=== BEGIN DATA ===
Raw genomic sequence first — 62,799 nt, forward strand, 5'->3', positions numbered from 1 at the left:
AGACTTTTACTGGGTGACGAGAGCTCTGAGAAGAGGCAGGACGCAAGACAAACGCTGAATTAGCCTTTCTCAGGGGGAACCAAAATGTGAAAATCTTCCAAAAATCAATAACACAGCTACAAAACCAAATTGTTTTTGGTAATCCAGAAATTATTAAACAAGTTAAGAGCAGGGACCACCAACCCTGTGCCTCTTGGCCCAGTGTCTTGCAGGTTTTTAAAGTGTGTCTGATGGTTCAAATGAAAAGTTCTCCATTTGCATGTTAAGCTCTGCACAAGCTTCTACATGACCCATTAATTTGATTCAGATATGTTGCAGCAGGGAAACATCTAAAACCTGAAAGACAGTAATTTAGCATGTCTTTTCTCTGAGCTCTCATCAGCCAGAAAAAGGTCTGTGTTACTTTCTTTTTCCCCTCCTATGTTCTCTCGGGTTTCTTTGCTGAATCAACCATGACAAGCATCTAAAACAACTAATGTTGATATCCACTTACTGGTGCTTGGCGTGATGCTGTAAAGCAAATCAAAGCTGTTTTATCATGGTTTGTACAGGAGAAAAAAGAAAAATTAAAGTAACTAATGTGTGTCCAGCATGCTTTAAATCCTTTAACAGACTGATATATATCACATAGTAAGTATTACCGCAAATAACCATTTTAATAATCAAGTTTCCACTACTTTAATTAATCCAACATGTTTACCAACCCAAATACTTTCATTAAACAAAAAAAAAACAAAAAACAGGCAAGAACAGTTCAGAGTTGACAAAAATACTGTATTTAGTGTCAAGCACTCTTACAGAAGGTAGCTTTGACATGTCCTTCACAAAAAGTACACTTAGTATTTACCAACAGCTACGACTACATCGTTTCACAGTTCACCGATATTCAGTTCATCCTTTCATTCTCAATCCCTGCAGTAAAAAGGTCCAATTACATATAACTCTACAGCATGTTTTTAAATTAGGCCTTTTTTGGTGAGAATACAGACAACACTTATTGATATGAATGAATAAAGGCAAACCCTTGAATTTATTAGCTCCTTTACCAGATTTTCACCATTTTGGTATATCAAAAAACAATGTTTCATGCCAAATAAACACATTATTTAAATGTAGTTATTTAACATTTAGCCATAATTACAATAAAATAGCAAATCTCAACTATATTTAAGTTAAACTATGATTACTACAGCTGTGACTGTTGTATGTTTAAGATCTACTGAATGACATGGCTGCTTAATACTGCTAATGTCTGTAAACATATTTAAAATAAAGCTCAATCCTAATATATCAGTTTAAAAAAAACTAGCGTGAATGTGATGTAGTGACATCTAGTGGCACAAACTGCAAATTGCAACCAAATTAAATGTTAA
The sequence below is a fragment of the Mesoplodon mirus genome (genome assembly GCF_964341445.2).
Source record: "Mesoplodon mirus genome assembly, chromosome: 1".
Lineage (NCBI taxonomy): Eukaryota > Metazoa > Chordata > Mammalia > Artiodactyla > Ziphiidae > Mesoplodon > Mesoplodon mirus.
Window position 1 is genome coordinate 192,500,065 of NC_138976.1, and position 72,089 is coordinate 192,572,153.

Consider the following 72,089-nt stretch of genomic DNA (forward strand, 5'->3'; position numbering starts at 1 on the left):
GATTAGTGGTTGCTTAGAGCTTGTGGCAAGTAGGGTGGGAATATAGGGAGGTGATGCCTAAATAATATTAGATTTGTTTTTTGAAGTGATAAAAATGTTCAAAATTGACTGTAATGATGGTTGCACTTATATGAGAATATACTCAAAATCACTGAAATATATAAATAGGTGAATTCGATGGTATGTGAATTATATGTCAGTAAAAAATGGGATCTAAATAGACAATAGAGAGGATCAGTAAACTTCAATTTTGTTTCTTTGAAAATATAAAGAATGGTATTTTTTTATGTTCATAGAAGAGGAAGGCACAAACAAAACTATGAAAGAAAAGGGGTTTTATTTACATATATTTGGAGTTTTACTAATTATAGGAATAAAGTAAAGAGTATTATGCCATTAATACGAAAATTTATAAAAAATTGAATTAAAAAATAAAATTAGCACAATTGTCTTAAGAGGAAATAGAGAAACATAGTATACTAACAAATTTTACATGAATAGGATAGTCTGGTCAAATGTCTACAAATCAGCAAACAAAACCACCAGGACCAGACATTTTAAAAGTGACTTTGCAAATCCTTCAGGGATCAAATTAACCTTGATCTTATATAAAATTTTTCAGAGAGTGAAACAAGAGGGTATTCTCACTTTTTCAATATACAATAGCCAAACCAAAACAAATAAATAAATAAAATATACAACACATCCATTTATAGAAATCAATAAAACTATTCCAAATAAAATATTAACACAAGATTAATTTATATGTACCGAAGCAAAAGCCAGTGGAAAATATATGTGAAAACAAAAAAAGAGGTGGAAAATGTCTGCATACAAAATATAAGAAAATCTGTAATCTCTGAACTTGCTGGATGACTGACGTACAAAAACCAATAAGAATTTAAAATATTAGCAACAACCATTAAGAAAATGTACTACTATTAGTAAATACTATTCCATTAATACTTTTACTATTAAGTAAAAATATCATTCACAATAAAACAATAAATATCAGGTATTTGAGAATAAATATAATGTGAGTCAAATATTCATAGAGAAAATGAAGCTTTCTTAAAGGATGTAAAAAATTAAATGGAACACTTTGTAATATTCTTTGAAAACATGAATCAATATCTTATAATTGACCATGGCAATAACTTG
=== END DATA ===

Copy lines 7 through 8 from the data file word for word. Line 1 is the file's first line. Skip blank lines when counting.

Consider the following 72,089-nt stretch of genomic DNA (forward strand, 5'->3'; position numbering starts at 1 on the left):
GATTAGTGGTTGCTTAGAGCTTGTGGCAAGTAGGGTGGGAATATAGGGAGGTGATGCCTAAATAATATTAGATTTGTTTTTTGAAGTGATAAAAATGTTCAAAATTGACTGTAATGATGGTTGCACTTATATGAGAATATACTCAAAATCACTGAAATATATAAATAGGTGAATTCGATGGTATGTGAATTATATGTCAGTAAAAAATGGGATCTAAATAGACAATAGAGAGGATCAGTAAACTTCAATTTTGTTTCTTTGAAAATATAAAGAATGGTATTTTTTTATGTTCATAGAAGAGGAAGGCACAAACAAAACTATGAAAGAAAAGGGGTTTTATTTACATATATTTGGAGTTTTACTAATTATAGGAATAAAGTAAAGAGTATTATGCCATTAATACGAAAATTTATAAAAAATTGAATTAAAAAATAAAATTAGCACAATTGTCTTAAGAGGAAATAGAGAAACATAGTATACTAACAAATTTTACATGAATAGGATAGTCTGGTCAAATGTCTACAAATCAGCAAACAAAACCACCAGGACCAGACATTTTAAAAGTGACTTTGCAAATCCTTCAGGGATCAAATTAACCTTGATCTTATATAAAATTTTTCAGAGAGTGAAACAAGAGGGTATTCTCACTTTTTCAATATACAATAGCCAAACCAAAACAAATAAATAAATAAAATATACAACACATCCATTTATAGAAATCAATAAAACTATTCCAAATAAAATATTAACACAAGATTAATTTATATGTACCGAAGCAAAAGCCAGTGGAAAATATATGTGAAAACAAAAAAAGAGGTGGAAAATGTCTGCATACAAAATATAAGAAAATCTGTAATCTCTGAACTTGCTGGATGACTGACGTACAAAAACCAATAAGAATTTAAAATATTAGCAACAACCATTAAGAAAATGTACTACTATTAGTAAATACTATTCCATTAATACTTTTACTATTAAGTAAAAATATCATTCACAATAAAACAATAAATATCAGGTATTTGAGAATAAATATAATGTGAGTCAAATATTCATAGAGAAAATGAAGCTTTCTTAAAGGATGTAAAAAATTAAATGGAACACTTTGTAATATTCTTTGAAAACATGAATCAATATCTTATAATTGACCATGGCAATAACTTG